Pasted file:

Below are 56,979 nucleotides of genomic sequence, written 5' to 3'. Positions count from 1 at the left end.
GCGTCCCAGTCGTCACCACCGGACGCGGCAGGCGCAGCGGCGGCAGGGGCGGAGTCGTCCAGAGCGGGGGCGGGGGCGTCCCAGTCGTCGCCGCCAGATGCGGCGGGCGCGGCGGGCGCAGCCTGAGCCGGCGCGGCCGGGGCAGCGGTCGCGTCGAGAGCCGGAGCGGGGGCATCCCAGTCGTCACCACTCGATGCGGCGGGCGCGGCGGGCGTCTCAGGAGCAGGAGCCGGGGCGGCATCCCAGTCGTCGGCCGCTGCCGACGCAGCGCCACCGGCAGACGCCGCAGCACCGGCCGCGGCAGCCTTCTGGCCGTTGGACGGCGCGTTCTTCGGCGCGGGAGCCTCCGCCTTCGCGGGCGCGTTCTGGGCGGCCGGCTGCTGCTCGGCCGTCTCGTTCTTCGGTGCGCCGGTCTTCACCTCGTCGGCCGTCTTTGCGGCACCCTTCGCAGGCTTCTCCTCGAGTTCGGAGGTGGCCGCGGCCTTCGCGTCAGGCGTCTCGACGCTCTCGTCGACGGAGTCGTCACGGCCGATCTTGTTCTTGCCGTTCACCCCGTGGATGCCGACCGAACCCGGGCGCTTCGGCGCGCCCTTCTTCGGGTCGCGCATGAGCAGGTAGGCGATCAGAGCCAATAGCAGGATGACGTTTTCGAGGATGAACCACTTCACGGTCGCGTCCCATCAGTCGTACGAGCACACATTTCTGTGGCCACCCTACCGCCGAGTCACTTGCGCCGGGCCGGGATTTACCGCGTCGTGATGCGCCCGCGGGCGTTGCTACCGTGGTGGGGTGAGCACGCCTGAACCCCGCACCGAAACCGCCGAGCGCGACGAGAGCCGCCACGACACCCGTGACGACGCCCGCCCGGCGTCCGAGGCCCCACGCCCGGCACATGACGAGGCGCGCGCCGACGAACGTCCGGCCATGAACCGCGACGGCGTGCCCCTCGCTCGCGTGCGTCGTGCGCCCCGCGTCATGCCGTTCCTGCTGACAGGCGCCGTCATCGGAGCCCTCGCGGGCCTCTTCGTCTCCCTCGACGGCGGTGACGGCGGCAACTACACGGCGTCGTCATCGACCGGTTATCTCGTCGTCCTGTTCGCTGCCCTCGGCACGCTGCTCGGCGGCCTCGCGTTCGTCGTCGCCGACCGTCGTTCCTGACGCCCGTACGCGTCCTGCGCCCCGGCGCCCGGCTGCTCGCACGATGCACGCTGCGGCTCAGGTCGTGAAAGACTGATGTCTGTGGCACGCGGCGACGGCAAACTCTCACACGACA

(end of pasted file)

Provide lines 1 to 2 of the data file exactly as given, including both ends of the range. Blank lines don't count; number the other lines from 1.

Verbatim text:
Below are 56,979 nucleotides of genomic sequence, written 5' to 3'. Positions count from 1 at the left end.
GCGTCCCAGTCGTCACCACCGGACGCGGCAGGCGCAGCGGCGGCAGGGGCGGAGTCGTCCAGAGCGGGGGCGGGGGCGTCCCAGTCGTCGCCGCCAGATGCGGCGGGCGCGGCGGGCGCAGCCTGAGCCGGCGCGGCCGGGGCAGCGGTCGCGTCGAGAGCCGGAGCGGGGGCATCCCAGTCGTCACCACTCGATGCGGCGGGCGCGGCGGGCGTCTCAGGAGCAGGAGCCGGGGCGGCATCCCAGTCGTCGGCCGCTGCCGACGCAGCGCCACCGGCAGACGCCGCAGCACCGGCCGCGGCAGCCTTCTGGCCGTTGGACGGCGCGTTCTTCGGCGCGGGAGCCTCCGCCTTCGCGGGCGCGTTCTGGGCGGCCGGCTGCTGCTCGGCCGTCTCGTTCTTCGGTGCGCCGGTCTTCACCTCGTCGGCCGTCTTTGCGGCACCCTTCGCAGGCTTCTCCTCGAGTTCGGAGGTGGCCGCGGCCTTCGCGTCAGGCGTCTCGACGCTCTCGTCGACGGAGTCGTCACGGCCGATCTTGTTCTTGCCGTTCACCCCGTGGATGCCGACCGAACCCGGGCGCTTCGGCGCGCCCTTCTTCGGGTCGCGCATGAGCAGGTAGGCGATCAGAGCCAATAGCAGGATGACGTTTTCGAGGATGAACCACTTCACGGTCGCGTCCCATCAGTCGTACGAGCACACATTTCTGTGGCCACCCTACCGCCGAGTCACTTGCGCCGGGCCGGGATTTACCGCGTCGTGATGCGCCCGCGGGCGTTGCTACCGTGGTGGGGTGAGCACGCCTGAACCCCGCACCGAAACCGCCGAGCGCGACGAGAGCCGCCACGACACCCGTGACGACGCCCGCCCGGCGTCCGAGGCCCCACGCCCGGCACATGACGAGGCGCGCGCCGACGAACGTCCGGCCATGAACCGCGACGGCGTGCCCCTCGCTCGCGTGCGTCGTGCGCCCCGCGTCATGCCGTTCCTGCTGACAGGCGCCGTCATCGGAGCCCTCGCGGGCCTCTTCGTCTCCCTCGACGGCGGTGACGGCGGCAACTACACGGCGTCGTCATCGACCGGTTATCTCGTCGTCCTGTTCGCTGCCCTCGGCACGCTGCTCGGCGGCCTCGCGTTCGTCGTCGCCGACCGTCGTTCCTGACGCCCGTACGCGTCCTGCGCCCCGGCGCCCGGCTGCTCGCACGATGCACGCTGCGGCTCAGGTCGTGAAAGACTGATGTCTGTGGCACGCGGCGACGGCAAACTCTCACACGACA